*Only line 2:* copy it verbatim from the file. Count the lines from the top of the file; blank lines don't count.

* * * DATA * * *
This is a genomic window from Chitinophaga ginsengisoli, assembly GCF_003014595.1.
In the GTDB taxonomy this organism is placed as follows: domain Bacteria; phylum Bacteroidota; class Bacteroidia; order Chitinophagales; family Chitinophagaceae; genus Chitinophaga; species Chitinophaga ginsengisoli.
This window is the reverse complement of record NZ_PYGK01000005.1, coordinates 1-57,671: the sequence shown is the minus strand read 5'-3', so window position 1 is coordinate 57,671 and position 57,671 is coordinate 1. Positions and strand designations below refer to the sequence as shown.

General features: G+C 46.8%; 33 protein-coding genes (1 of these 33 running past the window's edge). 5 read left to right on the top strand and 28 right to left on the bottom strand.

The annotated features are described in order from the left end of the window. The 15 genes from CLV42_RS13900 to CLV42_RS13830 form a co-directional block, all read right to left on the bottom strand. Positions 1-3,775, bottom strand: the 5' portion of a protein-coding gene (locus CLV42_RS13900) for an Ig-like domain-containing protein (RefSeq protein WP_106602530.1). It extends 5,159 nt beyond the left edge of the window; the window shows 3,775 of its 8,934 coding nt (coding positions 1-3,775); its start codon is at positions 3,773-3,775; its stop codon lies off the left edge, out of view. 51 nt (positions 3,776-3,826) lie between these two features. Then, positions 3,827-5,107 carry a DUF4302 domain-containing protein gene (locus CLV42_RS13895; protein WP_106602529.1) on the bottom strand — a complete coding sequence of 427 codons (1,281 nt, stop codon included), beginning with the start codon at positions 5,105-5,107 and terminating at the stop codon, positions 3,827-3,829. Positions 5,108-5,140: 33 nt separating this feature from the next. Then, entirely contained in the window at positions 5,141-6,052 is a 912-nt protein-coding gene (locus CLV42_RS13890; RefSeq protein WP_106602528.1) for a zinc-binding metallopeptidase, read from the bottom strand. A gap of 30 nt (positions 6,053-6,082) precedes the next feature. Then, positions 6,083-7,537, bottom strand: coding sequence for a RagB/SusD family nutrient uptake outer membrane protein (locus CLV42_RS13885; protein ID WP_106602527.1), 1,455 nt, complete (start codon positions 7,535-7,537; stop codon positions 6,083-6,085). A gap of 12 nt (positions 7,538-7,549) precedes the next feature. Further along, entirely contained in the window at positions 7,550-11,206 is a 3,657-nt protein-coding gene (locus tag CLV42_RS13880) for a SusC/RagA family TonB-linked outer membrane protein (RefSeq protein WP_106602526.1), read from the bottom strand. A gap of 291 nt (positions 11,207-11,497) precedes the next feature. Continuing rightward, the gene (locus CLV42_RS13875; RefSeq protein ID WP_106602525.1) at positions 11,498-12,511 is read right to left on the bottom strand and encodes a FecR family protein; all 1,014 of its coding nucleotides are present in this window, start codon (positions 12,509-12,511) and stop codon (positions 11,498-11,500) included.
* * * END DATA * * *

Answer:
In the GTDB taxonomy this organism is placed as follows: domain Bacteria; phylum Bacteroidota; class Bacteroidia; order Chitinophagales; family Chitinophagaceae; genus Chitinophaga; species Chitinophaga ginsengisoli.